- University Professor, Department of Comparative Literature and East Asian Languages and Civilizations
- Committee on Social Thought
- The University of Chicago
Haun Saussy is the 17th person awarded a University Professorship at the University of Chicago, serving in the departments of Comparative Literature and East Asian Languages and Civilizations as well as in the Committee on Social Thought. His work attempts to bring the lessons of classical and modern rhetoric to bear on several periods, languages, disciplines and cultures. Among his books are The Problem of a Chinese Aesthetic (1994), Great Walls of Discourse (2001), The Ethnography of Rhythm (2016), Translation as Citation (2017), Are We Comparing Yet? (2019) and the edited collections Sinographies (2007), Comparative Literature in an Age of Globalization (2008), and Partner to the Poor: A Paul Farmer Reader (2010). As a translator, he has produced versions of works by Li Zhi, Jean Métellus and Tino Caspanello, among others. A collective blog he animates with several others is accessible at printculture.com.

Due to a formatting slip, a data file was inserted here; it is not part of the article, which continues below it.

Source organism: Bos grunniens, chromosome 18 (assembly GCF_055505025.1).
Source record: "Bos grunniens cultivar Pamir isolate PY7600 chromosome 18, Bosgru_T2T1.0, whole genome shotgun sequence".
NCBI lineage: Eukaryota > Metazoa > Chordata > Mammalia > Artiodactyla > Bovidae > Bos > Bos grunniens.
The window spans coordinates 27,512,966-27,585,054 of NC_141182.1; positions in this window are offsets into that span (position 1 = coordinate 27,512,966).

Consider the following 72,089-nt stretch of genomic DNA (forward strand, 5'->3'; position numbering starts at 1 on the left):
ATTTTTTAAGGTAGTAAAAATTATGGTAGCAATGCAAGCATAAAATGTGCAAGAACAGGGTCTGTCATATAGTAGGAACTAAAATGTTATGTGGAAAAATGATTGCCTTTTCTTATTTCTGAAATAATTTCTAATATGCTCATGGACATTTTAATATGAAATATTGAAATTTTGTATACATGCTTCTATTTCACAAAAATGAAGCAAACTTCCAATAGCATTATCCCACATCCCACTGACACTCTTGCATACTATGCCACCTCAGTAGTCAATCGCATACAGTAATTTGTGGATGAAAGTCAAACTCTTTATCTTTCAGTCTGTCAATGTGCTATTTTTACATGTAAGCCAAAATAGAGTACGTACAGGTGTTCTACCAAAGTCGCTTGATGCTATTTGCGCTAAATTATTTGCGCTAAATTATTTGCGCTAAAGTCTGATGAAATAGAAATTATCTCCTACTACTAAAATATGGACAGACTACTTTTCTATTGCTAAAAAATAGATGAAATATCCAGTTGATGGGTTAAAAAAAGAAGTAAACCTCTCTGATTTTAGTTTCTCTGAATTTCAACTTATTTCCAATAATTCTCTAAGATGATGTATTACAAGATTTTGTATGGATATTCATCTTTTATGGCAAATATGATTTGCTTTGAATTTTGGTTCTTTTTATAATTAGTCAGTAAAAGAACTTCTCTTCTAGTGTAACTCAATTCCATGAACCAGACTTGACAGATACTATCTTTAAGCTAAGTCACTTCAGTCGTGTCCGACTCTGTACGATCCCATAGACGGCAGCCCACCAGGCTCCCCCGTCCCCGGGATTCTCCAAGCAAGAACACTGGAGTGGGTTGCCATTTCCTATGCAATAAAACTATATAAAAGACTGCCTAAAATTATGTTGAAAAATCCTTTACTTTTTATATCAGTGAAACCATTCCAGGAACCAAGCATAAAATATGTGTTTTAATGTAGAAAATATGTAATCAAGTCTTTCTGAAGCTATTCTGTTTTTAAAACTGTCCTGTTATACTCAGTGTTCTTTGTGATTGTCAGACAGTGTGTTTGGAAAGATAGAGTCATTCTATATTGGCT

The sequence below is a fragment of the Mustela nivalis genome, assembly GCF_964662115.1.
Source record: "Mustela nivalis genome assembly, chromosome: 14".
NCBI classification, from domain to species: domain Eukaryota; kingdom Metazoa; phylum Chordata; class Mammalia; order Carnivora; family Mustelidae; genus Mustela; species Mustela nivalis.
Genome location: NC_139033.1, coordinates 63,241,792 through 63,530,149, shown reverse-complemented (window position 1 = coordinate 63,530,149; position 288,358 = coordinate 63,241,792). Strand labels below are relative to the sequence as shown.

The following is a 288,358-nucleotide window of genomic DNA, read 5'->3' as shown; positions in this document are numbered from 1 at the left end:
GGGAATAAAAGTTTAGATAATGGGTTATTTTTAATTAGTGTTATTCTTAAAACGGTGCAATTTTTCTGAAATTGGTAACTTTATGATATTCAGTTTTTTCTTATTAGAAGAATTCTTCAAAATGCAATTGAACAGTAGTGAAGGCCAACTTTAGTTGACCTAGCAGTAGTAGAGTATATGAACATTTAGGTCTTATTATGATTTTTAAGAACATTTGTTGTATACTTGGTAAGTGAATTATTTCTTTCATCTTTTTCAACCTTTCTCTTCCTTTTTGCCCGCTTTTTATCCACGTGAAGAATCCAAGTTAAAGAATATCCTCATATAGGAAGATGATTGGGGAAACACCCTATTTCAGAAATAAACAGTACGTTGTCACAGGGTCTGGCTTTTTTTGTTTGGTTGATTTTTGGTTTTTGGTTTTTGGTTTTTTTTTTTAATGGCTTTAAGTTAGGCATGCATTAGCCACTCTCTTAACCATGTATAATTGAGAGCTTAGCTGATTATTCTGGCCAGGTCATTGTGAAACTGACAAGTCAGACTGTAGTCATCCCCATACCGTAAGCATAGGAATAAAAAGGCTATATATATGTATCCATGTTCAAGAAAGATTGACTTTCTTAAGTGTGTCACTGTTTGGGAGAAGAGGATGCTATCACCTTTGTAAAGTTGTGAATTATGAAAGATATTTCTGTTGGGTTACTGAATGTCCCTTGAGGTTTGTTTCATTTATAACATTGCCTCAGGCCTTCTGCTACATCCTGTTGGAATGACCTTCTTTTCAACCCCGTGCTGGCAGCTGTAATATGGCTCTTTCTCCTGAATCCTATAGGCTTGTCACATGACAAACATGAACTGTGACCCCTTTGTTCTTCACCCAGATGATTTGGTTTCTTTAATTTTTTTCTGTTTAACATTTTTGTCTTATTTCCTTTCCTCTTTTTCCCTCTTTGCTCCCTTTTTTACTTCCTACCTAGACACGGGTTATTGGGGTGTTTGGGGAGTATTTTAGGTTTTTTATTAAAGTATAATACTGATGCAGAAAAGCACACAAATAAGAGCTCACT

Saussy's primary teaching and research interests include classical Chinese poetry and commentary, literary theory, the comparative study of oral traditions, problems of translation, and the ethics of medical care in resource-poor settings. While engagement with China is primary, Saussy recognizes that understanding any culture arises from comparison with other times, places, belief-systems, political orders, and forms of communication. Comparative literature, he feels, is the place in the modern university where this activity finds its natural home.